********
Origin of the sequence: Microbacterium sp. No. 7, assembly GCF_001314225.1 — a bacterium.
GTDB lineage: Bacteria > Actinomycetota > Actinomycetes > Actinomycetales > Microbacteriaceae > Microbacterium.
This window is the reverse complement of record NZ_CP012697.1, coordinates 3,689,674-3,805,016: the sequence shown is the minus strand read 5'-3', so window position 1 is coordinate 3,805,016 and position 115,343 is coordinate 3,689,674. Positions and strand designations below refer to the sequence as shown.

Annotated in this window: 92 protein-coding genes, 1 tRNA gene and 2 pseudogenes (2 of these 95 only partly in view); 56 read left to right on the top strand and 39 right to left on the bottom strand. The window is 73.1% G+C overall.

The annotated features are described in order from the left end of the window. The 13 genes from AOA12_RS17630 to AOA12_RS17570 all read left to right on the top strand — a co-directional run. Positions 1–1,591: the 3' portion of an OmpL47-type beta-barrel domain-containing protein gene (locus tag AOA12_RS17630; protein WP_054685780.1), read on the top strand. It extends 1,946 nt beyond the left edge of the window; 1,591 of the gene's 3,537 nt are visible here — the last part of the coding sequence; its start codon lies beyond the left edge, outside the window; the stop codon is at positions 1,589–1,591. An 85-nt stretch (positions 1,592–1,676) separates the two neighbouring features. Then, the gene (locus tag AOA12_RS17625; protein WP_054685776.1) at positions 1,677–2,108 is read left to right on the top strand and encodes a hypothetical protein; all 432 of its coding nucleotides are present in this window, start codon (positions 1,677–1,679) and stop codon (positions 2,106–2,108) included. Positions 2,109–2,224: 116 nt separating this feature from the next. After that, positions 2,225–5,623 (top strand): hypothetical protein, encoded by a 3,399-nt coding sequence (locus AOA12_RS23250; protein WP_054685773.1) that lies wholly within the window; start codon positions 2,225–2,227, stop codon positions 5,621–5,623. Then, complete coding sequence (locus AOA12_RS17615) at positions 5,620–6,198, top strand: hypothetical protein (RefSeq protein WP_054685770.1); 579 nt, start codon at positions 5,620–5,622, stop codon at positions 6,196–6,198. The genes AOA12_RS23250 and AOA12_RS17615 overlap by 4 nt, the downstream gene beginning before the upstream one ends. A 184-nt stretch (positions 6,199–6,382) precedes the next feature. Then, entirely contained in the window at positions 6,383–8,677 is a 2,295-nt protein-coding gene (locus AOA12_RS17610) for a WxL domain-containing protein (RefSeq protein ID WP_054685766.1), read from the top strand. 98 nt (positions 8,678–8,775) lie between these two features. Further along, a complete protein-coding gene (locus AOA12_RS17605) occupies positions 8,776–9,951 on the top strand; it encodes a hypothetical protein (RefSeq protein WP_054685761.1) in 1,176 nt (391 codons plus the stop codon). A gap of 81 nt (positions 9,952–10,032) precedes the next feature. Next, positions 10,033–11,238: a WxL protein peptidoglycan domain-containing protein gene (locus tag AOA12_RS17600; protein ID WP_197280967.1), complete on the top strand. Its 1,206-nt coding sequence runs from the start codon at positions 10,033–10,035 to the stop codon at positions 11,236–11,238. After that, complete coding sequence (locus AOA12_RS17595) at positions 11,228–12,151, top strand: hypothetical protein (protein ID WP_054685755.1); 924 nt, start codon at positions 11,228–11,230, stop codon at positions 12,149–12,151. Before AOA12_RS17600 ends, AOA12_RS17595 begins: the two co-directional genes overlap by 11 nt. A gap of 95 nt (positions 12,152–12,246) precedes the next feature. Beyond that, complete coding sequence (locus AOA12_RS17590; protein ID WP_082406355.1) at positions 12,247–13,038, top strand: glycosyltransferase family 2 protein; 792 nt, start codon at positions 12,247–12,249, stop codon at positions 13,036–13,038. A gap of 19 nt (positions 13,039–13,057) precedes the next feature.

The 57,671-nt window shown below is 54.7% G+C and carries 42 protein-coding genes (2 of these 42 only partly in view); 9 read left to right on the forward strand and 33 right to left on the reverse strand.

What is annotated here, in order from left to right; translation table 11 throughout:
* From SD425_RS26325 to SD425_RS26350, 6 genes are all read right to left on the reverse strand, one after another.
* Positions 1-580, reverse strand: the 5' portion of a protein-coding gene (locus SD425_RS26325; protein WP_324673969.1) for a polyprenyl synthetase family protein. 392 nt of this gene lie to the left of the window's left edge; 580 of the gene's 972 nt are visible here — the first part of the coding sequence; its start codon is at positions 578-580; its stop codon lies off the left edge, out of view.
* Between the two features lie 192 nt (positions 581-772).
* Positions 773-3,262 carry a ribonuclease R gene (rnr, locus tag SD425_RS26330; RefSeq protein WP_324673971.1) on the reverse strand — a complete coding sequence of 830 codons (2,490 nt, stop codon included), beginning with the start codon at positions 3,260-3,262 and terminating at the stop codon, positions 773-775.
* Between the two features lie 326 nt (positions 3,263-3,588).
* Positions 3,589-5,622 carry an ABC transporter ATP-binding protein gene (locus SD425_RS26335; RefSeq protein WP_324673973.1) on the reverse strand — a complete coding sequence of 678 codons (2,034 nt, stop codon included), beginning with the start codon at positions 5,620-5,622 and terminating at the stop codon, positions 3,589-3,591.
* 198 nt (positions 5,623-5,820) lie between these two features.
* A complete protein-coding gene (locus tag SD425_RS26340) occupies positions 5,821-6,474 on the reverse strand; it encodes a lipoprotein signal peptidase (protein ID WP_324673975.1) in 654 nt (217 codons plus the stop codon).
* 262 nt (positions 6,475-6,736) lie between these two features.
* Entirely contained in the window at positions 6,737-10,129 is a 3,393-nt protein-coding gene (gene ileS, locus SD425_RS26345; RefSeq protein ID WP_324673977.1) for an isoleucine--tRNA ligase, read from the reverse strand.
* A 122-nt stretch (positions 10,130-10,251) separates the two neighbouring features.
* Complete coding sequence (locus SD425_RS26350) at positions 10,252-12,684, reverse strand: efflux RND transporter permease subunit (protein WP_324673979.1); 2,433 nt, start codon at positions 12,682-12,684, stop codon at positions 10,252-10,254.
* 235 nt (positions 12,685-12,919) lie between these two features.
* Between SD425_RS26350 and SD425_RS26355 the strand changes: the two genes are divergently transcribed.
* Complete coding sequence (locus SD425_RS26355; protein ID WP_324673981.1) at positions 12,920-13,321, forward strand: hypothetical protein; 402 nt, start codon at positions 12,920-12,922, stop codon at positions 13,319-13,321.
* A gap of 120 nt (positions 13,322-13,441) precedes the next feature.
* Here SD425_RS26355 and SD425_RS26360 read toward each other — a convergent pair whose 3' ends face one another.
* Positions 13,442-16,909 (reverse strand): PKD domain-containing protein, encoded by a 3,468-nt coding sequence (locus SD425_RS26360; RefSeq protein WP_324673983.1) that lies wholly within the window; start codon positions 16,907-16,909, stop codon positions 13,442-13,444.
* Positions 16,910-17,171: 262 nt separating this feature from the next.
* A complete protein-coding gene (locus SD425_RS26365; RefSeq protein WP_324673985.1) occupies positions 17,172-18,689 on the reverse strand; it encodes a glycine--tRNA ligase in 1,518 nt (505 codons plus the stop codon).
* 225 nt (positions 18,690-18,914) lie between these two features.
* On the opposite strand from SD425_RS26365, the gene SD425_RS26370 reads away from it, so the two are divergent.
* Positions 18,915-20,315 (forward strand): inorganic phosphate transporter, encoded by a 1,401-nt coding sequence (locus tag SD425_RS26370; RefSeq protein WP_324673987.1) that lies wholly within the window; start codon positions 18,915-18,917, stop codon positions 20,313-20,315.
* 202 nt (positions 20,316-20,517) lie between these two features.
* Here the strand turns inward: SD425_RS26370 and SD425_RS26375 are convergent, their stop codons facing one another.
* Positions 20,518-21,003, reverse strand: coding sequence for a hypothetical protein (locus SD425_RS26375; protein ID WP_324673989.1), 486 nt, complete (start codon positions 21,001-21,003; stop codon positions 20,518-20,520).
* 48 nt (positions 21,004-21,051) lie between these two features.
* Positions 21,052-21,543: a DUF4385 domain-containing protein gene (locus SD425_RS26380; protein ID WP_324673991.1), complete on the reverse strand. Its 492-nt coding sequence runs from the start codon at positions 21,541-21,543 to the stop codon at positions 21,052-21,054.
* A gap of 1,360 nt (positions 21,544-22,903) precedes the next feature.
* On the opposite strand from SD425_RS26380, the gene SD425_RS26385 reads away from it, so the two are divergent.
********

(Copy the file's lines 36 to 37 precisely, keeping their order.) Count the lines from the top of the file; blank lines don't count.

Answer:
* A gap of 1,360 nt (positions 21,544-22,903) precedes the next feature.
* On the opposite strand from SD425_RS26380, the gene SD425_RS26385 reads away from it, so the two are divergent.